COVID-19 led to this signature flexibility, but it also necessitated the addition of COVID-19 to the list of vaccines that applicants are required to take to avoid an inadmissibility determination. The vaccine record is a part of the standard medical examination and, with limited exceptions, a civil surgeon cannot sign the medical examination report unless the applicant is “fully vaccinated” with one of the acceptable COVID-19 vaccines.

Despite the 60-day waiver, USCIS advises that it is best to have the medical examination as close to the adjustment filing date as possible, because the medical examination will only remain valid for two years. Some applicants who expect that their cases will not be adjudicated within the two-year validity period may, with advice of counsel, choose to submit a Form I-693 medical exam later in the process – either at an interview or in response to a Request for Evidence from USCIS, rather than risk possible invalidation and the need to redo the medical examination.

The new waiver applies to all Forms I-693 that have not been adjudicated, regardless of when the application was submitted or when the Form I-693 was signed.

Jackson Lewis attorneys are available to advise on strategies about medical examinations and the filing of Forms I-485.

In response to the COVID-19 Omicron variant, the Administration is expanding COVID-19 mitigation and tightening international travel requirements.

All individuals (including U.S. citizens) entering the United States from abroad will have to be fully vaccinated and present a negative COVID-19 test taken within one day of their departure. Previously, individuals were required to be fully vaccinated and supply a negative COVID-19 test taken within three days of departure. The updated testing requirement applies to all individuals two years of age and older. Meeting the one-day testing requirement may be challenging in some countries. In addition, mask requirements on all public transportation will be continued until mid-March 2022, instead of mid-January 2022.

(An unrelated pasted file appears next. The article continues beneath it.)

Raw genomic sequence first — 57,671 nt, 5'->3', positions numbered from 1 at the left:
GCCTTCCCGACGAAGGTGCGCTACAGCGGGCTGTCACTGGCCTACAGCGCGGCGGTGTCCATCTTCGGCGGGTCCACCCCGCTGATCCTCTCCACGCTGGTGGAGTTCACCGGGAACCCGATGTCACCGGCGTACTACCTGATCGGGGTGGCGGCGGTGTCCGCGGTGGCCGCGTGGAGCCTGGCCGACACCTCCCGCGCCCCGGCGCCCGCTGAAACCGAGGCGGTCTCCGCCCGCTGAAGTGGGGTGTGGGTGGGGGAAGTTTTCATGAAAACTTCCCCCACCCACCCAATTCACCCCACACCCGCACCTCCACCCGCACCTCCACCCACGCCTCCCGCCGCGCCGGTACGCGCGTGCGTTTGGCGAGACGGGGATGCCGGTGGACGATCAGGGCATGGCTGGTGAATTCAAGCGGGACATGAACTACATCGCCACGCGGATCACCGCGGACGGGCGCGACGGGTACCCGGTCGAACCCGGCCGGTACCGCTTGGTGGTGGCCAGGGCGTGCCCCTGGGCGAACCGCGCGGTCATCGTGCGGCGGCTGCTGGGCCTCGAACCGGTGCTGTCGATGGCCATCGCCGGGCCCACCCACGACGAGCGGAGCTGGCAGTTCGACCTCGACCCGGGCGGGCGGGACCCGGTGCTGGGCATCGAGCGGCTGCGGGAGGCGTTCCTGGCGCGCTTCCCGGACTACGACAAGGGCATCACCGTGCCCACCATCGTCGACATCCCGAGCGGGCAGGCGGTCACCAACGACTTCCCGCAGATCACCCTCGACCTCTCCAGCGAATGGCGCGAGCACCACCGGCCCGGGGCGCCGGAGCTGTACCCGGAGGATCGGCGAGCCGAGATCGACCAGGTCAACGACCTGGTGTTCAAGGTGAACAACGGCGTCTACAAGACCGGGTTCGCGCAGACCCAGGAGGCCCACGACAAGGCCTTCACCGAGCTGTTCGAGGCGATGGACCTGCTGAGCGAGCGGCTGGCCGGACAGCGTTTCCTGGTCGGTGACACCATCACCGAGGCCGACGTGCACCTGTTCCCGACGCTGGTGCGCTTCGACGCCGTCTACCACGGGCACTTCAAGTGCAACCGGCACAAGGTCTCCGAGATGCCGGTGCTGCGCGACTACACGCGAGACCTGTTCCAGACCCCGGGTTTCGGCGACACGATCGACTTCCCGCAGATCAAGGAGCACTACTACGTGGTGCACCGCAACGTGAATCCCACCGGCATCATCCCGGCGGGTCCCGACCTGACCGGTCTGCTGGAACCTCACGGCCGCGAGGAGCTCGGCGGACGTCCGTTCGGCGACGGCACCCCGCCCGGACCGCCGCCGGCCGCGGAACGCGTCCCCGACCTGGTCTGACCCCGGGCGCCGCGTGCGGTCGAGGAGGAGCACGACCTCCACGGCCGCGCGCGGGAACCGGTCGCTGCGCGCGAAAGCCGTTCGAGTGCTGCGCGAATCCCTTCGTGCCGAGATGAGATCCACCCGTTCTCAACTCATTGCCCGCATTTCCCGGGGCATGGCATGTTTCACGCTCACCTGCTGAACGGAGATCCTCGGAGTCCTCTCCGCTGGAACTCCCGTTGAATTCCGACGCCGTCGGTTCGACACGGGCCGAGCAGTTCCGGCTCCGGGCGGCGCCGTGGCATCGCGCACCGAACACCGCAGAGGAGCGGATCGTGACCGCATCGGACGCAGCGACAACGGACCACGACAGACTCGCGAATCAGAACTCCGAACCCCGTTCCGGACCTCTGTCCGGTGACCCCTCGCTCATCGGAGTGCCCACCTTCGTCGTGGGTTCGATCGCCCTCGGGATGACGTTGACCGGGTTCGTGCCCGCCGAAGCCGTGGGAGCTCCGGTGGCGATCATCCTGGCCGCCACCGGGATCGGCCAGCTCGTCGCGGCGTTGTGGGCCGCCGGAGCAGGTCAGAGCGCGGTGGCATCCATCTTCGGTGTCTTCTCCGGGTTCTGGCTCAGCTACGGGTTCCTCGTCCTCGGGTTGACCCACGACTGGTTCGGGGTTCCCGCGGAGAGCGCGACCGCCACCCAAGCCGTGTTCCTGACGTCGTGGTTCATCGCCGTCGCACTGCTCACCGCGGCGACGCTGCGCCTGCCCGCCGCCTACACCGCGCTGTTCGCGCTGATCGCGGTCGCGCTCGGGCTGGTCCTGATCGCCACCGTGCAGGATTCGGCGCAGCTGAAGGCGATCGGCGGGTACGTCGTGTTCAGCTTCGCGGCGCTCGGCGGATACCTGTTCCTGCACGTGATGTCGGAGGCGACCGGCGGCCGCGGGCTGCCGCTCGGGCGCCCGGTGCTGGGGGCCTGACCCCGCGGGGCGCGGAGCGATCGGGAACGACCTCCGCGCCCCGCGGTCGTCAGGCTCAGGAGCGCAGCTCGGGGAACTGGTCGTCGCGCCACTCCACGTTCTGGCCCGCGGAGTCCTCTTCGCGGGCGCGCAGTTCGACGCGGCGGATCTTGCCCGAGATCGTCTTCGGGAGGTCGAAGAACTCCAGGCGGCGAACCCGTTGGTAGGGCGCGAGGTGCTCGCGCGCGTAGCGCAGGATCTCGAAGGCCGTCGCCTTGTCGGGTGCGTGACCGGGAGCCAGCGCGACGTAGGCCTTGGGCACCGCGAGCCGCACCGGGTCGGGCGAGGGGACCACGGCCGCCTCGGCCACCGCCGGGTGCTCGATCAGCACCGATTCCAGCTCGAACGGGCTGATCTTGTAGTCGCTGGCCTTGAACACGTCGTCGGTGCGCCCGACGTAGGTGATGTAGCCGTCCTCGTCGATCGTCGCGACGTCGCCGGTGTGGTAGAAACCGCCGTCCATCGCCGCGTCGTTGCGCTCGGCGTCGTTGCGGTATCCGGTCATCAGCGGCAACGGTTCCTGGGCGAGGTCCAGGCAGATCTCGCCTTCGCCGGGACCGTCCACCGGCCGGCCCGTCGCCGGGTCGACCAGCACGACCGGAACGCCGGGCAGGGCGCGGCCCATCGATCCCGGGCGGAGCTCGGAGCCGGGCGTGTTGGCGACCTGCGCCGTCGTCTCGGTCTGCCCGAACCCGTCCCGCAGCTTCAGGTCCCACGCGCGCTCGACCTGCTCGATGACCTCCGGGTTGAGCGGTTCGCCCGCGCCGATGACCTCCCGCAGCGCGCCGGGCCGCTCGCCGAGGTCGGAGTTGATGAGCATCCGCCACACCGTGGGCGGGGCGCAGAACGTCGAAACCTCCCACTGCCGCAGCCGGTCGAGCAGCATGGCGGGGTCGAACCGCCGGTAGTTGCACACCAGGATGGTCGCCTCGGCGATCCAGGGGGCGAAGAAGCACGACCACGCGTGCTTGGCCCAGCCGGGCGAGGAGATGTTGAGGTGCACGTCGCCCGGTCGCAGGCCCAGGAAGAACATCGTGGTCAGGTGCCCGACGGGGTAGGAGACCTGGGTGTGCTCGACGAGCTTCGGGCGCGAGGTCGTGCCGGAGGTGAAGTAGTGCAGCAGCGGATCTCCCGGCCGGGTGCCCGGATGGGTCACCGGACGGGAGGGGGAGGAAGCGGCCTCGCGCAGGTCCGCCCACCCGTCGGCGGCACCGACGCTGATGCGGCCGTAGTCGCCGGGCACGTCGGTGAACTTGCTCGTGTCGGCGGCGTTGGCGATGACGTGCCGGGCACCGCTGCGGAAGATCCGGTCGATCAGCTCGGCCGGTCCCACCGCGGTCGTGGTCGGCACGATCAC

On November 8, 2021, the geographic travel restrictions that prevented individuals who had been in over 30 countries within 14 days of their trip to the United States were lifted in exchange for vaccination and testing requirements. On November 29, 2021, 14-day travel restrictions were again implemented, but this time for travelers coming from eight countries in southern Africa. The new vaccination and testing requirements will be applied to all travelers – even those who are exempt or receive National Interest Waivers (NIEs) from the southern African restriction.

NIEs previously granted under other proclamations are no longer valid.

It is important to check out testing options in your country of travel to ensure that you can get the correct test result within the one-day window.

Jackson Lewis attorneys are available to assist you with compliance issues.

The Department of Homeland Security (DHS) has announced that it plans to add mandatory social media collection to the Electronic System for Travel Authorization (ESTA) process.

ESTA is an automated online system that makes an initial determination about a visitor’s eligibility to travel to the United States under the Visa Waiver Program (VWP). The VWP allows individuals from 40 countries to enter the United States for tourism or business visitor purposes for up to 90 days without a visa.

ESTA authorization, like a visa, does not determine whether a traveler is admissible to the United States. U.S. Customs and Border Protection (CBP) officers make that determination at the port of entry. The ESTA online system collects biographical information and answers to VWP eligibility questions.